|The Superdiversity Institute and the Ministry for Ethnic Communities are pleased to announce that the ‘Top Diverse Board-Ready Directors List 2021’ has been decided. Meet the next sixteen below!|
Jacque represents clients across a wide range of contentious and significant civil litigation in the High Court and other senior courts, has been a partner since 2008 and currently Head of Litigation at Martelli McKegg Lawyers. Between 2004 and 2008 Jacque was a Prosecutor for the Ministry of Social, a Defence Lawyer for the Public Defence Service. Jacque was Chairperson of the board of the Auckland Community Law Centre which won Governance Organisation of the Year in the Women on Boards awards. Jacque was a co-founding Chair of Women in Restructuring and Insolvency and the first woman to be appointed to the board of RITANZ, the industry (and now regulatory) organisation for the restructuring and insolvency industry. Jacque is VicePresident (Auckland) of the New Zealand Law Society and on the NZLS board and was recognised in the NZ Lawyer Most Influential Lawyer 2021 awards in the Changemaker category.
Rachel Sanson is a professional director – a Chartered Member of the Institute of Directors with experience in the public, private and community sectors – and an Edmund Hillary Fellowship (EHF) Fellow. Currently an elected member at Nelson City Council, she’s held portfolios and appointments in Governance and Finance, Audit and Risk, Iwi Council Partnership, Forestry, Biodiversity. She sits on the boards of Ākina Foundation and of Nayland College, where she’s led development of a Sustainability and Global Citizenship strategy framed on the Sustainable Development Goals (SDGs). Rachel cofounded a global education and leadership development company, working with staff and hundreds of partners across 16 countries. After two decades at the helm, she turned her focus to supporting and leading positive impact and outcomes in her community and for Aotearoa NZ. Rachel is committed to partnership with tangata whenua, to honouring Te Tiriti O Waitangi, to being a good ancestor, tūpuna pono, and to a just transition in the face of inequity, climate change and biodiversity collapse. She believes nurturing a governance environment that embraces difference and diversity in all its forms, allows people to bring their whole selves to the table – their unique perspective, lived experience, innovation, and connection to people and place.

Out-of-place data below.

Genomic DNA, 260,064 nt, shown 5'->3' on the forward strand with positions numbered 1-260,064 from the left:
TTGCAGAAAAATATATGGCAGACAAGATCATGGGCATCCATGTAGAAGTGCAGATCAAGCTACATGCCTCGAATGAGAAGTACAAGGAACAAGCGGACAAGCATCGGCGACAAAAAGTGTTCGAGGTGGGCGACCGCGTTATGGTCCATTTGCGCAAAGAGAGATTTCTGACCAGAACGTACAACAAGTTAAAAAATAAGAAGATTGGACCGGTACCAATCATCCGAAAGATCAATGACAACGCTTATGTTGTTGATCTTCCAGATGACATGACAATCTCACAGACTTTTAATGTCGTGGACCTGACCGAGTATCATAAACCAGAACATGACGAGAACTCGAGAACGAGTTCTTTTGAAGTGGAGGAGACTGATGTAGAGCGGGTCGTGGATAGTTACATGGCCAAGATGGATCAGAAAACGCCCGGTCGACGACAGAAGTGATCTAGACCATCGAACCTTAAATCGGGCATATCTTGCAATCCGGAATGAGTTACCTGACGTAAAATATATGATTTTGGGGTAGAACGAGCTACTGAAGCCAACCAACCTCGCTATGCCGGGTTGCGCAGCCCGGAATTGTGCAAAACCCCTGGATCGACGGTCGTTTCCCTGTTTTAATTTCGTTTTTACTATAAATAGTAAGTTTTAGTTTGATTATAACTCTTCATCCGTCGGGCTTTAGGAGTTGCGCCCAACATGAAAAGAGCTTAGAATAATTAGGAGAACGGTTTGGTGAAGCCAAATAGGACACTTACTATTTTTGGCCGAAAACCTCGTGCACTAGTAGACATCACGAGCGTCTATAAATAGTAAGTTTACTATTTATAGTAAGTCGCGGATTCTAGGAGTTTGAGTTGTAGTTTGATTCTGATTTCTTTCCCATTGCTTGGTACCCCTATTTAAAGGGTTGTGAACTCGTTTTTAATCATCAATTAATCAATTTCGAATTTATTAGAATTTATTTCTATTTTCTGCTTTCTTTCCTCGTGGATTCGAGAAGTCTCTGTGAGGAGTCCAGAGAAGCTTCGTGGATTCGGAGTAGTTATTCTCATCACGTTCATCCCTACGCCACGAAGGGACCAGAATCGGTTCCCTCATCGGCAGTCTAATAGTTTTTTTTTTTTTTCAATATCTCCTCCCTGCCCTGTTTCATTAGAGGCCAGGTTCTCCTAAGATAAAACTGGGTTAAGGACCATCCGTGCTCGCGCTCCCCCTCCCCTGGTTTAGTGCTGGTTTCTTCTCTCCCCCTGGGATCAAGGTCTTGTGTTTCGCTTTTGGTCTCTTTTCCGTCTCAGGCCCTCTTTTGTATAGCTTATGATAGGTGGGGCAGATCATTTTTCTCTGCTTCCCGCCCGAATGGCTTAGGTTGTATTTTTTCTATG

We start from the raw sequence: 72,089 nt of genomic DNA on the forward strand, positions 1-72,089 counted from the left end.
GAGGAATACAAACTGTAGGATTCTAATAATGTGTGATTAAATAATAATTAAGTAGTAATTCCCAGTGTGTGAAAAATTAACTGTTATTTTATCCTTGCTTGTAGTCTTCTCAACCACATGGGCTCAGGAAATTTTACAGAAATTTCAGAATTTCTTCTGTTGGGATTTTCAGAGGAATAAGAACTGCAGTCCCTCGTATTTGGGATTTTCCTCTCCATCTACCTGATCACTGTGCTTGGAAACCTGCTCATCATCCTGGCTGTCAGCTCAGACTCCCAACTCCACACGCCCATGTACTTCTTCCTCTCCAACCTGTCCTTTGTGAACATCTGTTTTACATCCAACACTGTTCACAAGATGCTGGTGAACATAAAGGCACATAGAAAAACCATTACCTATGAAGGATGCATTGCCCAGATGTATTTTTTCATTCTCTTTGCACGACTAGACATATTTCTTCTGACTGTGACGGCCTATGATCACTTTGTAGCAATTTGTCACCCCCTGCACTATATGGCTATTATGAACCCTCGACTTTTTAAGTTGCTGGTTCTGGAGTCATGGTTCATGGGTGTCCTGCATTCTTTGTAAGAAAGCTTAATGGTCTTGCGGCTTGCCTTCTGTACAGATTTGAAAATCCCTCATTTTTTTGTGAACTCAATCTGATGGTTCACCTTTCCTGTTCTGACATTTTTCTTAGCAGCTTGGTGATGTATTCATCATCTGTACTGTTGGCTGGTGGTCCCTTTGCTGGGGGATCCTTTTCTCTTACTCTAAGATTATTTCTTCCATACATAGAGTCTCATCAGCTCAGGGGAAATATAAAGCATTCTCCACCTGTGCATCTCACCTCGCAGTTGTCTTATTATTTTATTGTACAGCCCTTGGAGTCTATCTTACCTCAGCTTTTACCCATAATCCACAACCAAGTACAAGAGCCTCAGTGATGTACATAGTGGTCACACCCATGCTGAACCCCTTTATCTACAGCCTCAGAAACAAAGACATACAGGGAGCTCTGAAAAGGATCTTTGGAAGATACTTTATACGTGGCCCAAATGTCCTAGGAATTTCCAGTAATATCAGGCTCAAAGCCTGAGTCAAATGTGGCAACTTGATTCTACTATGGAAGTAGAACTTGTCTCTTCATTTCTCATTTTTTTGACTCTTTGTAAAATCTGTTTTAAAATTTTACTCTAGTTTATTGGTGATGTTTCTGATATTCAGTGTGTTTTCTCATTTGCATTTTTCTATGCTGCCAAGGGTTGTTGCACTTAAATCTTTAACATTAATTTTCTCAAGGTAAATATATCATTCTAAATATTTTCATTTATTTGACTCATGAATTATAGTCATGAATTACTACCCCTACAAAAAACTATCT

Matanuku is a lawyer and founding partner of the law firm Kahui Legal. He has been in corporate and private practise since 1991. He is Ngati Porou and Ngati Raukawa and was born at Te Puia Springs on the East Coast of the North Island. He is the current Chair of the Eastland Group, a director of the New Zealand Merino Company, and a member of the board of Callaghan Innovation. He has also been the Deputy Chair of Aotearoa Fisheries Limited (now Moana New Zealand), Chair of Sealord Group and Chair of the Ngati Porou Holding Company. Matanuku Lives in Gisborne. He is married to Tiana (who is also a lawyer) and has four children the eldest of which is 25 and the